This amazing lady is Agustina Raimuna María Zaragoza y Domènech, known as Agustina de Aragón (1786-1857), the “Spanish Joan of Arc.” She was a brilliant young woman who fought for Spain in the Spanish War of Independence. This picture is her most famous moment, when she fired on French troops at point-blank range at the Siege of Zaragoza after the Spanish troops abandoned their posts. Her bravery inspired the troops to rally, and despite the eventual French victory in that battle, she became iconic from then on.
Agustina had hung around the Army barracks since she was 13, both because she was interested in war and because of a certain artillery gunner named Joan Roca Vila-Seca. They married for love and had a son, Eugenio, but she left Joan when the war for independence (known in English as the Peninsular War) broke out.
She was the Duke of Wellington’s only female officer and was eventually ranked a Captain. One of the commanders at the Battle of Vitòria, Agustina inarguably helped liberate Spain from France, and she survived all her wars – though her son, sadly, did not. She died at the old age of 71 in Ceuta, and is known in mythology, folklore, artwork, and most of all, history, as the heroine of Zaragoza.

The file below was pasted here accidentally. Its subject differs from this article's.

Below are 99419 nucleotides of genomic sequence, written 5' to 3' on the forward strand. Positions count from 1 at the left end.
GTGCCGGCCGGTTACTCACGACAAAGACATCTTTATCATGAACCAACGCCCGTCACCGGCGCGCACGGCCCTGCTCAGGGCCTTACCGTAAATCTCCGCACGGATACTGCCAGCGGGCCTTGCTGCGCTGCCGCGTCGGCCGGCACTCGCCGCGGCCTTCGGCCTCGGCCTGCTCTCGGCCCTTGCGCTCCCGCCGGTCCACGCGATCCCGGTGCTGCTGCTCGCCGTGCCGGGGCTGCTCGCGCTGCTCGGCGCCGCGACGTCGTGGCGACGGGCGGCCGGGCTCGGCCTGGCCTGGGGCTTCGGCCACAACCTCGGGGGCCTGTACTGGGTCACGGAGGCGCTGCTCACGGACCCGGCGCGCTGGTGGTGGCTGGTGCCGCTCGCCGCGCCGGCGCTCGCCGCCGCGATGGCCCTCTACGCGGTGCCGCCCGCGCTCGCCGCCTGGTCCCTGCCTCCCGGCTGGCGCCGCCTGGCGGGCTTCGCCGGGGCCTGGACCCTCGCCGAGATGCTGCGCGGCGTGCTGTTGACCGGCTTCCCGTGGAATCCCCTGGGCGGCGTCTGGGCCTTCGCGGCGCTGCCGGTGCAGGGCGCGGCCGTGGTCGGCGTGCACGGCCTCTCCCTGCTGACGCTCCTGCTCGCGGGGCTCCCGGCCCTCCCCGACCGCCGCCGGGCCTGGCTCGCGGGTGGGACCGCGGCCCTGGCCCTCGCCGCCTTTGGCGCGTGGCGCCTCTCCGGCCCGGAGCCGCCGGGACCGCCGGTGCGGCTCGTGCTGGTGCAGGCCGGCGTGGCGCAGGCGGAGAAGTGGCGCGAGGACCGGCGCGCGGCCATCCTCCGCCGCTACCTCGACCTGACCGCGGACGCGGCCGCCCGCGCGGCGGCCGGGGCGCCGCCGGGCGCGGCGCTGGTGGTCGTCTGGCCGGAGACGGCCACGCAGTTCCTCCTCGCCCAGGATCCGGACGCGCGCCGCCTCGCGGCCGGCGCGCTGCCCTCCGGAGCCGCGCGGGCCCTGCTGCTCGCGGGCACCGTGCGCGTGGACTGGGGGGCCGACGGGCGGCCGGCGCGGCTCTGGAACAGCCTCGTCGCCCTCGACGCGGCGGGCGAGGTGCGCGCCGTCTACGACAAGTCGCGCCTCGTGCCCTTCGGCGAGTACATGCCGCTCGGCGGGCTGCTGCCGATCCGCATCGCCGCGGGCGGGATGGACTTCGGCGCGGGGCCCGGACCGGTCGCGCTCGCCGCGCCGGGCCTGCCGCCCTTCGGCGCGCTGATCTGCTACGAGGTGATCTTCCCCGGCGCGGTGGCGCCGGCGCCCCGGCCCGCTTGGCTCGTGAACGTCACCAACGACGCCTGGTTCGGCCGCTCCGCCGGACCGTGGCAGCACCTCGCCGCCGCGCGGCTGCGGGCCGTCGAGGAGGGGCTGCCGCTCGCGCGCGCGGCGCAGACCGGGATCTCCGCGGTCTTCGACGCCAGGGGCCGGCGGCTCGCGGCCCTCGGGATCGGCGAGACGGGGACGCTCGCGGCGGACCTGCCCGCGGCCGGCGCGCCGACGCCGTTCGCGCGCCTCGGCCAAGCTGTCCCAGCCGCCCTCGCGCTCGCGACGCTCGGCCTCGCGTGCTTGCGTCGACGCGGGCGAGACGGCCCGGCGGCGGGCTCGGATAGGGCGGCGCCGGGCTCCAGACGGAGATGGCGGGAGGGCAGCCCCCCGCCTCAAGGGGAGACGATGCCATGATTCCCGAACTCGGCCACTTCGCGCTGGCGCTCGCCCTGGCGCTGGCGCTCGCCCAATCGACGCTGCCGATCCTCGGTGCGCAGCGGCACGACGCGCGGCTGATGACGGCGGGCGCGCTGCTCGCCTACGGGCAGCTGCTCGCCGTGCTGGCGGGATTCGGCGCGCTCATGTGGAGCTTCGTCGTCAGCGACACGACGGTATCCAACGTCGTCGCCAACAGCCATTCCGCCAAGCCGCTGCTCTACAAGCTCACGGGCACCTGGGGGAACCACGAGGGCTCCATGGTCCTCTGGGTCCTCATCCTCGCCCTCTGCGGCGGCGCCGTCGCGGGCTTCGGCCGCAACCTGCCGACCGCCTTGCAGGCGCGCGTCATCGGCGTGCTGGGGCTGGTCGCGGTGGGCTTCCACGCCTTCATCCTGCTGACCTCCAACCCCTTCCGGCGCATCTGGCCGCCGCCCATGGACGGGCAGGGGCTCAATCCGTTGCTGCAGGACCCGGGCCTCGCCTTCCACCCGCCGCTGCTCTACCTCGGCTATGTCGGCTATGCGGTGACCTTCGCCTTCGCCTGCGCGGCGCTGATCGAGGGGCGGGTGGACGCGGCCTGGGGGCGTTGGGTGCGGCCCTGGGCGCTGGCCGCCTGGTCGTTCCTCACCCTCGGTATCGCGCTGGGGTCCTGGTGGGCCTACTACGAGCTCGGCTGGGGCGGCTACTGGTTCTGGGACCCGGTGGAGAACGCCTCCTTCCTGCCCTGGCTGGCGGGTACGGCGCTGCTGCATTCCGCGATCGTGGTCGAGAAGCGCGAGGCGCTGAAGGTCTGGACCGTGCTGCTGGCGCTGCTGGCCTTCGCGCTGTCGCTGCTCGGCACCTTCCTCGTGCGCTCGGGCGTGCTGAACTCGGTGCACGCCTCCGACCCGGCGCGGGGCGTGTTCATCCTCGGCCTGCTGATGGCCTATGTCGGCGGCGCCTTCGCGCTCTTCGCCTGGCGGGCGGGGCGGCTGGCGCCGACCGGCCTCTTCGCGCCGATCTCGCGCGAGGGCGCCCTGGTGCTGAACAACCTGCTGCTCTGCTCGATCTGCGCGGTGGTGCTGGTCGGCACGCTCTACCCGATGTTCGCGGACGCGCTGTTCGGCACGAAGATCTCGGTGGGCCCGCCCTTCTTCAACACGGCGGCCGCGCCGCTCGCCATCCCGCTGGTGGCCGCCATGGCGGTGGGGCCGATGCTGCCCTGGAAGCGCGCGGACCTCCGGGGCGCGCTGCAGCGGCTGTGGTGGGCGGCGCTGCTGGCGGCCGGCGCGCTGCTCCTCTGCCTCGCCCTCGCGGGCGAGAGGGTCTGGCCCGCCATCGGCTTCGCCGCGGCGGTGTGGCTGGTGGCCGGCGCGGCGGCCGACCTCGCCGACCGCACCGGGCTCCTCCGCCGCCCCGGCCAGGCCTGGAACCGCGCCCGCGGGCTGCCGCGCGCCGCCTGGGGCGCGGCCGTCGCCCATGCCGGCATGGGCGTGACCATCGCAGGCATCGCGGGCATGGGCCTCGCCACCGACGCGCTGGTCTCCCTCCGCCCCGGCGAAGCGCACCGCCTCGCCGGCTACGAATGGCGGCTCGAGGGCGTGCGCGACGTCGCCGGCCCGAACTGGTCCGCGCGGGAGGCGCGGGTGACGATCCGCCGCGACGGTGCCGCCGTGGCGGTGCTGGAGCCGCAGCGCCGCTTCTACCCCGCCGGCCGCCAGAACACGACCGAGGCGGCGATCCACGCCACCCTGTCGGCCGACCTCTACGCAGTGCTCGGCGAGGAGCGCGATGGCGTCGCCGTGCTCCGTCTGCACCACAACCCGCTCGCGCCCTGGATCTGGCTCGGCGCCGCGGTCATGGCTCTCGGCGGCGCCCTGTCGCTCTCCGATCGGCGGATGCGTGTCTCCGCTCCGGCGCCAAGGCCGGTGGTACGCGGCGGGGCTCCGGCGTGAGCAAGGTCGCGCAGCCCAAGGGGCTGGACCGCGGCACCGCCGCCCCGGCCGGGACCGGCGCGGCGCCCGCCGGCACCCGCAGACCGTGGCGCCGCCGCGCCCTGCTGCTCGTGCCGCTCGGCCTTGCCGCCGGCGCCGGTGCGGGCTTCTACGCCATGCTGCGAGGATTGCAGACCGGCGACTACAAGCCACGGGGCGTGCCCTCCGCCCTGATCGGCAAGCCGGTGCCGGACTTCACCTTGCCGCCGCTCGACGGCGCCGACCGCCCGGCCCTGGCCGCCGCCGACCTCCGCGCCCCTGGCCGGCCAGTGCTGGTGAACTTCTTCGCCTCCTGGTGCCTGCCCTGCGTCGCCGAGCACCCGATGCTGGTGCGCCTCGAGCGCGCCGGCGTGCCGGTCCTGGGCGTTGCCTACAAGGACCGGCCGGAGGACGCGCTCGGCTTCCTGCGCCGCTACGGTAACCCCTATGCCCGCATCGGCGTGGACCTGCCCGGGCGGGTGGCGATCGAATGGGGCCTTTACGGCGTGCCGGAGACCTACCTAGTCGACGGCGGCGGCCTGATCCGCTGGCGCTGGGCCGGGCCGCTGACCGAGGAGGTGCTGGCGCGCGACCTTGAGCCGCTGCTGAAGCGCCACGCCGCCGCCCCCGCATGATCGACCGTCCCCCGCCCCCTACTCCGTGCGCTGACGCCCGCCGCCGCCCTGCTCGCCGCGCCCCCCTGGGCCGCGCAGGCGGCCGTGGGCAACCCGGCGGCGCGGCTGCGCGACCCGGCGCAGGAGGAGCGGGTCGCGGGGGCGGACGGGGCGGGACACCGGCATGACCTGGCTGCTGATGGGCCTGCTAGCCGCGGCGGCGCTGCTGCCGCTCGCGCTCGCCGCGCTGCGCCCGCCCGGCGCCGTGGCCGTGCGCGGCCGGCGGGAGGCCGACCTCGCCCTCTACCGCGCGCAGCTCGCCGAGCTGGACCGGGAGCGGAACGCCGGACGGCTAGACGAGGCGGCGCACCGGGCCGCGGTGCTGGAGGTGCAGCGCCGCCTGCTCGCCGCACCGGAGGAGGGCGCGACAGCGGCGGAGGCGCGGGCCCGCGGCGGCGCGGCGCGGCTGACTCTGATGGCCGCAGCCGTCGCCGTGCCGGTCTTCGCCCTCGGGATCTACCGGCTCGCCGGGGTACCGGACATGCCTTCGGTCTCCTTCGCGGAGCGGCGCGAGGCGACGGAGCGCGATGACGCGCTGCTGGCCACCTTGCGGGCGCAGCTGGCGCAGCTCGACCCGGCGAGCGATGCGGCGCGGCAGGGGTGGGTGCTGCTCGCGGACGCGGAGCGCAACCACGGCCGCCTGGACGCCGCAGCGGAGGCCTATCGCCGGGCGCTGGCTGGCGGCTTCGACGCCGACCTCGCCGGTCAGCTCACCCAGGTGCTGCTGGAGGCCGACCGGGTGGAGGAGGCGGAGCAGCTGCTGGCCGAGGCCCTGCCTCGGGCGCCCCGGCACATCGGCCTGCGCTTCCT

Crushworthy? I think so.

This amazing lady is Agustina Raimuna María Zaragoza y Domènech, known as Agustina de Aragón (1786-1857), the “Spanish Joan of Arc.” She was a brilliant young woman who fought for Spain in the Spanish War of Independence. This picture is her most famous moment, when she fired on French troops at point-blank range at the Siege of Zaragoza after the Spanish troops abandoned their posts. Her bravery inspired the troops to rally, and despite the eventual French victory in that battle, she became iconic from then on.

Agustina had hung around the Army barracks since she was 13, both because she was interested in war and because of a certain artillery gunner named Joan Roca Vila-Seca. They married for love and had a son, Eugenio, but she left Joan when the war for independence (known in English as the Peninsular War) broke out.

She was the Duke of Wellington’s only female officer and was eventually ranked a Captain. One of the commanders at the Battle of Vitòria, Agustina inarguably helped liberate Spain from France, and she survived all her wars – though her son, sadly, did not. She died at the old age of 71 in Ceuta, and is known in mythology, folklore, artwork, and most of all, history, as the heroine of Zaragoza.

 Crushworthy? I think so.

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